March 18, 2011

FitzMeeting held within 120 minutes +/- three

That's even a pretty wide tolerance for rebar
"We are supremely confident that we followed the law perfectly," said Andrew Welhouse, spox for Scott Fitzgerald.
This is possibly the highlight* of today's Dane County circuit court hearing in Ozanne v. Fitzgerald. Plaintiff Ozanne is the Dane County district attorney. The defendants are the top Republican leaders in the Wisconsin legislature. At issue is the time elapsed between the notification of and commencement of a conference committee meeting; that is, a meeting between both legislative houses (each of which is run by a Republican called Fitzgerald, which sounds like a happy coincidence until you realize they are brothers). Anyway:
Judge Sumi: Before you move on, can you tell me how the two-hour notice requirement was met. Or, what evidence would I hear if I were to hear evidence on this.

AAG Lazar: Well, and that's, that is a big question. {Affirmative - ed.] I think the question has been looked at. We haven't fully developed it. We do know the timetable was that at some point around four o'clock — and we have been told that, I don't know that it could be pinpointed — between four, maybe 4:06, 4:03, 4:04, there was a notice published on, or posted, on a bulletin board. There's going to be some testimony as well about an e-mail that's irrelevant. The relevancy is the notice that was posted on the bulletin board.

The testimony is going to come out that I don't think anyone can establish with any definitive answer exactly when that happened. It was around four and we will note that the conference committee met and went into session I believe at 6:03. So we think that there was compliance with the two-hour requirement. We think that they, the plaintiffs in this case, bear the burden of proof of establishing that there was not, and I don't believe that they will get there, beyond a reasonable doubt.
Judge Sumi then politely points out that the burden is not on the plaintiffs but rather on the defendant Republican legislative leaders to prove they're entitled to an exemption from the public meetings law, a point which AAG Lazar in effect concedes. It was a rough moment for the AAG, in particular those moments 4:06 and 4:04. But she did well with what she had and you can't blame her. The blame lies with those Republican leaders who, had they the definitive evidence to present, would have presented it in court this morning.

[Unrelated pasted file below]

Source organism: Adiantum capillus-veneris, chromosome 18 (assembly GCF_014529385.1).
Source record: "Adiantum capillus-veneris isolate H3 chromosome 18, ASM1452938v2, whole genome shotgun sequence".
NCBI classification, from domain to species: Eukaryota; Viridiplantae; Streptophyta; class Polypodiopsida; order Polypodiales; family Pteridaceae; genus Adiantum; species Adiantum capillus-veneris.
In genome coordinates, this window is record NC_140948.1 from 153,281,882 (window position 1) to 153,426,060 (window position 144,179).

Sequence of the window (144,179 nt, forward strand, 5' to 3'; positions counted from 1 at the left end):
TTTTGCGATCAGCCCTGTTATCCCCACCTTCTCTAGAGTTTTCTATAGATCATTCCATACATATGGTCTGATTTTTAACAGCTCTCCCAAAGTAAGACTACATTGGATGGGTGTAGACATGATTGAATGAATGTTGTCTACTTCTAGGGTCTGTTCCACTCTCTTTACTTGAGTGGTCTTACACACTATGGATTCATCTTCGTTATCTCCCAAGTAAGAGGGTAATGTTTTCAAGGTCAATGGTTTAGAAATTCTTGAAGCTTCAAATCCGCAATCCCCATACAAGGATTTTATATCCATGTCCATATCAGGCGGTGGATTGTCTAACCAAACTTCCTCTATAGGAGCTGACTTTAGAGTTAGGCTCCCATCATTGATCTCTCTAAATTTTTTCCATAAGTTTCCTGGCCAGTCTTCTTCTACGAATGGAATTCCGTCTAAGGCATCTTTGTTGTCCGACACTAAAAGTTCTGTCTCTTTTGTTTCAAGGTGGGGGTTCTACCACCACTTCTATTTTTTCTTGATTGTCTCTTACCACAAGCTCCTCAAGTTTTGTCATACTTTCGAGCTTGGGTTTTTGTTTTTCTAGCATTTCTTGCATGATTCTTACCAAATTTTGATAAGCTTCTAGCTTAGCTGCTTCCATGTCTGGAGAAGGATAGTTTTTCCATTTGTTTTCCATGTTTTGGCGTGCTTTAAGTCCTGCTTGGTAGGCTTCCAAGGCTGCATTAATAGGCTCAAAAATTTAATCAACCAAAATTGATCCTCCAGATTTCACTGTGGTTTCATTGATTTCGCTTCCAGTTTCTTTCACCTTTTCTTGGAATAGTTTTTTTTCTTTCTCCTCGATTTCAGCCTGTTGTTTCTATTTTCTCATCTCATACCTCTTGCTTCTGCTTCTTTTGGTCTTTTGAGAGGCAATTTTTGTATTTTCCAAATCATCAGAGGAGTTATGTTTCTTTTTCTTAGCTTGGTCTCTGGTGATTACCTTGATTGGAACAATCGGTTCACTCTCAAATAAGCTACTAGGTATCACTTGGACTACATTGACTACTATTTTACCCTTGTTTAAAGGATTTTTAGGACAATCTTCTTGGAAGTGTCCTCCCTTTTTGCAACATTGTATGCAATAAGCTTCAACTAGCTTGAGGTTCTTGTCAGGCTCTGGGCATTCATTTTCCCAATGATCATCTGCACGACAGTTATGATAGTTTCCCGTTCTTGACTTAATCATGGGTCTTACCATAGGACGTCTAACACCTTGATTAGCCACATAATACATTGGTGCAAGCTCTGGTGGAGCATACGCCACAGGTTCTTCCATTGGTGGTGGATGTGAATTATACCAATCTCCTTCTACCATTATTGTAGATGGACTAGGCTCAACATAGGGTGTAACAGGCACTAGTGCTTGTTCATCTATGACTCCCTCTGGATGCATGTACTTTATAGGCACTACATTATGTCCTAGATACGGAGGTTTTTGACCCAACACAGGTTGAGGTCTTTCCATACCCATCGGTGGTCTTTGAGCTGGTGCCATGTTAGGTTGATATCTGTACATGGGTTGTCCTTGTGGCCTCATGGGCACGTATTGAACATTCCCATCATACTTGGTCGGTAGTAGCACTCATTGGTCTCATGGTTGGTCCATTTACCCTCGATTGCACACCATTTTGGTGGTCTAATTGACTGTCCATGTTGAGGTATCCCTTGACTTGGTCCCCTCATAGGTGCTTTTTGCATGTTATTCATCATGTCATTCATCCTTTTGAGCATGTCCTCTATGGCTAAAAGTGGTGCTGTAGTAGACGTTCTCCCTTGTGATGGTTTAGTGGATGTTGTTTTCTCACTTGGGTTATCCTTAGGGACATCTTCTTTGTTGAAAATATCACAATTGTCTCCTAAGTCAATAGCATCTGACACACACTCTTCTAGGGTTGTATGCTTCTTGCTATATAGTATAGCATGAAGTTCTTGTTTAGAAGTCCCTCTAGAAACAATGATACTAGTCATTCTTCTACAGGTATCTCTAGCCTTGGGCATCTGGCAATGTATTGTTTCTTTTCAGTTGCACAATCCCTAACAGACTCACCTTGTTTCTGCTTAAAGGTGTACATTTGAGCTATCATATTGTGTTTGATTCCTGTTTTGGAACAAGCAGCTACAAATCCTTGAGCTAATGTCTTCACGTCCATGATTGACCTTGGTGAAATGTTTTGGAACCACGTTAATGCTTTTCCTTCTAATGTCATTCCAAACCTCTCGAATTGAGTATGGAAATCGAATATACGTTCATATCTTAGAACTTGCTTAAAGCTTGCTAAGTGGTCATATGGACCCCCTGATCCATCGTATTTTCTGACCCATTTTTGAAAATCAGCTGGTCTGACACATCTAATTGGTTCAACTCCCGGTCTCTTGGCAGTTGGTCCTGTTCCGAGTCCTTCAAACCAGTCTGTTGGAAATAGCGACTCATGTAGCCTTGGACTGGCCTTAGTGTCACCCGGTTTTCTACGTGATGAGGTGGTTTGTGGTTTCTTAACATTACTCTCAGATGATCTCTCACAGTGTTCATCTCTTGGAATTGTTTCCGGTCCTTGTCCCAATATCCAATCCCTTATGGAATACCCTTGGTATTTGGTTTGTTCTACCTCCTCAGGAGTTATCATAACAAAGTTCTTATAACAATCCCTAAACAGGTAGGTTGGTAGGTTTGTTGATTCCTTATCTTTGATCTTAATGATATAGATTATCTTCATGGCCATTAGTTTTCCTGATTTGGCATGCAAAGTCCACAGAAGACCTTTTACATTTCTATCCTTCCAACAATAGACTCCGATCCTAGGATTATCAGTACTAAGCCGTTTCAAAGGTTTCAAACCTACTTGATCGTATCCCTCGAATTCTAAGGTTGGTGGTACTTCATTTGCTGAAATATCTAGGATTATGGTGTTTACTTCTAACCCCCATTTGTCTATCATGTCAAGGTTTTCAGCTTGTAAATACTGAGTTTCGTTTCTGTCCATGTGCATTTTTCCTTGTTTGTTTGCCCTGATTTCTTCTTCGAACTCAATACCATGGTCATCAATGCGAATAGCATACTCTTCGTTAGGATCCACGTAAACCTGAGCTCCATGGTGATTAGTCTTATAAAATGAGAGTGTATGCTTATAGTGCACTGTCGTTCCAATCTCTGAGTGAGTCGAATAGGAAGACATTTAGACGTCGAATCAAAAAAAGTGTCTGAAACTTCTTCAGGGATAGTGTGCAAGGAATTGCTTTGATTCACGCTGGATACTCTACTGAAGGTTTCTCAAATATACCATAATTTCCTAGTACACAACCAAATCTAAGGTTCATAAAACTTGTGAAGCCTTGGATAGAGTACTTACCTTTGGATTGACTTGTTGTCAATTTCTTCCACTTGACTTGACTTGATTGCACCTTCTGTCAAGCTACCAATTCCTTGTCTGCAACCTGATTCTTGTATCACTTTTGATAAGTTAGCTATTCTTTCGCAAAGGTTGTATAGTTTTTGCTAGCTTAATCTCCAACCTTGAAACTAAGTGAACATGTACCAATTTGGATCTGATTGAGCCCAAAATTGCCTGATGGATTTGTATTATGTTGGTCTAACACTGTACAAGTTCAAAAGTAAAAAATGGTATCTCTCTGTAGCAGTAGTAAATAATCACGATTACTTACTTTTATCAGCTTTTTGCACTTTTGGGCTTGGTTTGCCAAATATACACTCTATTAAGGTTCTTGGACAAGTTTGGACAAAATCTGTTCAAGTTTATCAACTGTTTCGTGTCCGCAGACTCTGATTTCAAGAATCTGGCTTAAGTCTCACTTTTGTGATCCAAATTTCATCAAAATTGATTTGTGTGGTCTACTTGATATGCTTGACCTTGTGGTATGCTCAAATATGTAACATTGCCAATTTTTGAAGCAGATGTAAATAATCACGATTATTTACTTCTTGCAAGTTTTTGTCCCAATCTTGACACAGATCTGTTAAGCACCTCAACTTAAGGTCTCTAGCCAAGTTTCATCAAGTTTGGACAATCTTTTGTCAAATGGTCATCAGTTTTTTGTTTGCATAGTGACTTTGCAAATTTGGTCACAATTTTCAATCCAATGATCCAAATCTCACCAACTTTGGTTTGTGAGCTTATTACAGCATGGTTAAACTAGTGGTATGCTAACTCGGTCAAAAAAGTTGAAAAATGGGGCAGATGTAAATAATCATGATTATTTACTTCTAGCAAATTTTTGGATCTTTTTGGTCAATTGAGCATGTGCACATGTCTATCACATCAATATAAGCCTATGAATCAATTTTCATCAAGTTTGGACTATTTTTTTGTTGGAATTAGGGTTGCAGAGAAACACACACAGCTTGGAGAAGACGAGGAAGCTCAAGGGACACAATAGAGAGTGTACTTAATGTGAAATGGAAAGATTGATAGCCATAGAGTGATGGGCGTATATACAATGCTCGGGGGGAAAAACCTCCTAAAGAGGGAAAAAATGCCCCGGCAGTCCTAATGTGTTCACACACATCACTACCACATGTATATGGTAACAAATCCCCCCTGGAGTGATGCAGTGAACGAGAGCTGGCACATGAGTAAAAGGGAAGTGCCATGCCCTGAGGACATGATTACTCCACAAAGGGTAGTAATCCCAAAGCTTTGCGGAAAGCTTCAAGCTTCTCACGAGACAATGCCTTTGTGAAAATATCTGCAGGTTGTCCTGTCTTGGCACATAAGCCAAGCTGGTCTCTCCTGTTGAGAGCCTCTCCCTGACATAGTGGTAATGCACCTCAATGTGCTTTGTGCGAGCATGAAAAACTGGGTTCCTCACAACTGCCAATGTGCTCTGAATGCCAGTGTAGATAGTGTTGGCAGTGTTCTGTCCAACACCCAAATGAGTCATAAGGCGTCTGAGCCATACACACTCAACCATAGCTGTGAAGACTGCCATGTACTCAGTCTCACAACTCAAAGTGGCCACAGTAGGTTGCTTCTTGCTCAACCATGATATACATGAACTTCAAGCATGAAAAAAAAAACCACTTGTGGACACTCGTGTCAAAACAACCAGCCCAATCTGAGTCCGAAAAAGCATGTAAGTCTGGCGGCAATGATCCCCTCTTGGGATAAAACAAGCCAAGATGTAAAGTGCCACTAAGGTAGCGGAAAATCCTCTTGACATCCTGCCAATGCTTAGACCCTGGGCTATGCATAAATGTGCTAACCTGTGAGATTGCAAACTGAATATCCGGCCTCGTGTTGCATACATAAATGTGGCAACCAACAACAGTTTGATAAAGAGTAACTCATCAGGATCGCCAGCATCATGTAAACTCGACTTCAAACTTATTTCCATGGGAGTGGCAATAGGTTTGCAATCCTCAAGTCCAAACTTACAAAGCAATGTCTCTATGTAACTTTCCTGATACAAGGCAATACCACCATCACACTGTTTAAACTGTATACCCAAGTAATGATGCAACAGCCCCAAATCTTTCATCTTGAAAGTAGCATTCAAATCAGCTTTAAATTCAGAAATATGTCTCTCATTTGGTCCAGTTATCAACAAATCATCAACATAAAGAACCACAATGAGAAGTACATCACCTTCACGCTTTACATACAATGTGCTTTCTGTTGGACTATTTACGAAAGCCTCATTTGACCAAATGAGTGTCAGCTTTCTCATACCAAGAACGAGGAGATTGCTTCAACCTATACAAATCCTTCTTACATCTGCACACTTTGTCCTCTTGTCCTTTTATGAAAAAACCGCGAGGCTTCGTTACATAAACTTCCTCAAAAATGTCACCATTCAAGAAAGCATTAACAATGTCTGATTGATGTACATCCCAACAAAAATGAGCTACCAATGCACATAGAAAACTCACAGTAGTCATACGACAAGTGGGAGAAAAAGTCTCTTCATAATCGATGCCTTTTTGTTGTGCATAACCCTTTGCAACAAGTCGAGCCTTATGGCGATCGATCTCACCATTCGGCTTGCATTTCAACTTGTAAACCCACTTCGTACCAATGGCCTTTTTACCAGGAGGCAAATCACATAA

Instead I imagine the foregoing was more definitive in the sense of its considerable role in the judge's reverberating decision to prevent the publication of Scott Walker's hastily retooled "budget repair bill."

Thus has Sen. Fitzgerald arrived at the corner of Hubris and Karma.

Gov. Walker, for his own part, strains to pretend obliviousness.

Recall (pun intended), he and they expect all this to just blow over.

* A highlight of another sort occurs while the PA system is acting up, and during AAG Means's presentation, a computer reboots and a crescendo of synthesized strings begins to rise, giving the court pause. "This happens every time I speak, your honor," cracks Means.


Anonymous said...

In FitzWalkerstan, 120 minutes is 24 hours when it suits the megalomaniacs.

Governor Walker isn't faking (I had to take the !/ out to get to his barbeque). He has no idea what he is doing or that he stole that silly slogan from Kentucky. He almost makes Palin look informed.

tomkraj said...

Reason to believe Senate GOP leaders have evidence that hearing notice was published at 2 hours before mtg. Does not matter. They needed 24 hours.

Channel published about 4:20. Anyone have evidence "public" knew sooner? Judge believes 2 hours is inadequate. I would argue form of "posting" is inadequate.

illusory tenant said...

Conceding they were exempt from the 24-hour requirement, is what I'm assuming here. Others are now arguing they needn't even have honored the 2-hour requirement. It's getting desperate out there.